With winter championships and spring sports canceled, the NCAA should step in and take decisive action when it comes to Florida football and spring practice.
For now, Florida football is sitting dormant.
In the midst of spring practice, the Gators — along with every other college football team — is idle at least until April 15 as the spread of the coronavirus (COVID-19) continues across the country.
All 2020 spring sports have been canceled by the conference.
Southeastern Conference Commission Greg Sankey was cautiously optimistic about things returning to normal after the sports quarantine was lifted. The problem is, no one really knows when that might be.
“We have said, no athletic activities through April 15,” Sankey said in a news conference Wednesday. “That doesn’t mean we’ll be back to normal or to practice activities April 16, it was just a date that allows our administrators to communicate with our coaches, our coaches with their student-athletes, has resulted in — in the departures from campus.”
He added that national guidelines suggest no public gatherings over 50 people, which would make spring football practices difficult.
Want your voice heard? Join the Hail Florida Hail team!Write for us!
It could be possible that things like Florida football practice won’t be able to start until sometime in May, if not later.
“I’m not going to be overly optimistic about the return to practice. We haven’t fully foreclosed that opportunity, but I think practically that window’s pretty narrow,” Sankey said.
By then, the ability for football teams to practice may be over. That’s where the NCAA should step in and allow teams back on the practice field, especially if quarantine lasts into June.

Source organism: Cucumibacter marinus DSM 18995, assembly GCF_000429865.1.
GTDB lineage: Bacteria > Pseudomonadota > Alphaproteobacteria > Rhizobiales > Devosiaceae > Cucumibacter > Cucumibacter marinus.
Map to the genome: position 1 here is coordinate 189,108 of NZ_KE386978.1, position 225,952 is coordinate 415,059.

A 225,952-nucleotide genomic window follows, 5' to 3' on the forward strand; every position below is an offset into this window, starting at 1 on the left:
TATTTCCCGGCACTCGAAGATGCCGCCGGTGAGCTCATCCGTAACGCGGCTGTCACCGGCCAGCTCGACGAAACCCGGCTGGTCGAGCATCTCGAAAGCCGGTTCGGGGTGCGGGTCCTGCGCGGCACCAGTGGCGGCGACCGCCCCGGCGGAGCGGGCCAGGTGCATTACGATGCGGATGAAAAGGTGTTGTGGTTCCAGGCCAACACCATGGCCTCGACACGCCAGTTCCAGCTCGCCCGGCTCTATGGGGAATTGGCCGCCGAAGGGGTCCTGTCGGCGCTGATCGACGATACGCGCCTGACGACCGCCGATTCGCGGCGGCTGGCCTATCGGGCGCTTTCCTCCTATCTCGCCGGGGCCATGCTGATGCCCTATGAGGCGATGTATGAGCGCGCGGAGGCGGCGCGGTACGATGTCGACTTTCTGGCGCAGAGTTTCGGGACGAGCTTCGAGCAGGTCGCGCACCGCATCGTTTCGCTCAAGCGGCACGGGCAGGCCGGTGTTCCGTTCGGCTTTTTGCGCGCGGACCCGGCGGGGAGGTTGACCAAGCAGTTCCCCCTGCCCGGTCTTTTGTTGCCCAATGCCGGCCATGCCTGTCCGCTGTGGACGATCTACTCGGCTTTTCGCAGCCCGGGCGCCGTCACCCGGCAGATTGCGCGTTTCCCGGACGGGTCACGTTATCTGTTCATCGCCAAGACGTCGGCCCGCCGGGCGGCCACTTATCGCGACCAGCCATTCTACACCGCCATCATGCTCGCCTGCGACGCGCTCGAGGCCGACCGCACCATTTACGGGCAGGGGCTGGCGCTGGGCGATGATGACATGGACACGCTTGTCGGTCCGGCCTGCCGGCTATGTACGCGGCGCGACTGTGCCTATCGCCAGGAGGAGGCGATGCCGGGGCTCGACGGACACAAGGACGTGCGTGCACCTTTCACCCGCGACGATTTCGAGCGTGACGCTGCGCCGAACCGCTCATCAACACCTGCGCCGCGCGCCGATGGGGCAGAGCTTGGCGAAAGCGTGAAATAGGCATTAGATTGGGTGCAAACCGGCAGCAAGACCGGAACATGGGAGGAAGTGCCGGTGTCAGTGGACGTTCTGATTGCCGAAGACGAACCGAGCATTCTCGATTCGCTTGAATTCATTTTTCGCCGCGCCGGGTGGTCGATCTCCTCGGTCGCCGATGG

Sankey seemed to think it was possible that could happen.
I’m confident, in fact, if we’re not able to practice further this spring, I’m confident that we’ll be seeking opportunities to make sure our teams are adequately prepared heading into the season,” Sankey said.
It only seems fair to players and coaches to have extra time they would normally have now to practice before the summer break.
Sankey also discussed the possibility of augmenting the college football schedule, if the quarantine lasts longer than April — and goes into the summer months. He said the conference is being guided by public health officials but that he was hopeful some normality would be restored.
“I’m a half-full perspective person, so I have optimism,” Sankey said. “We have taken measures as have our colleague conferences, at this time, I think that if I read those health leaders, we’re going to have a period of time to see what happens with the growth of these cases and we’ll make decisions down the road.”
For now, Florida football will have to wait to get its spring drills in. Let’s hope, at the end of the day, they are able to do so at some point.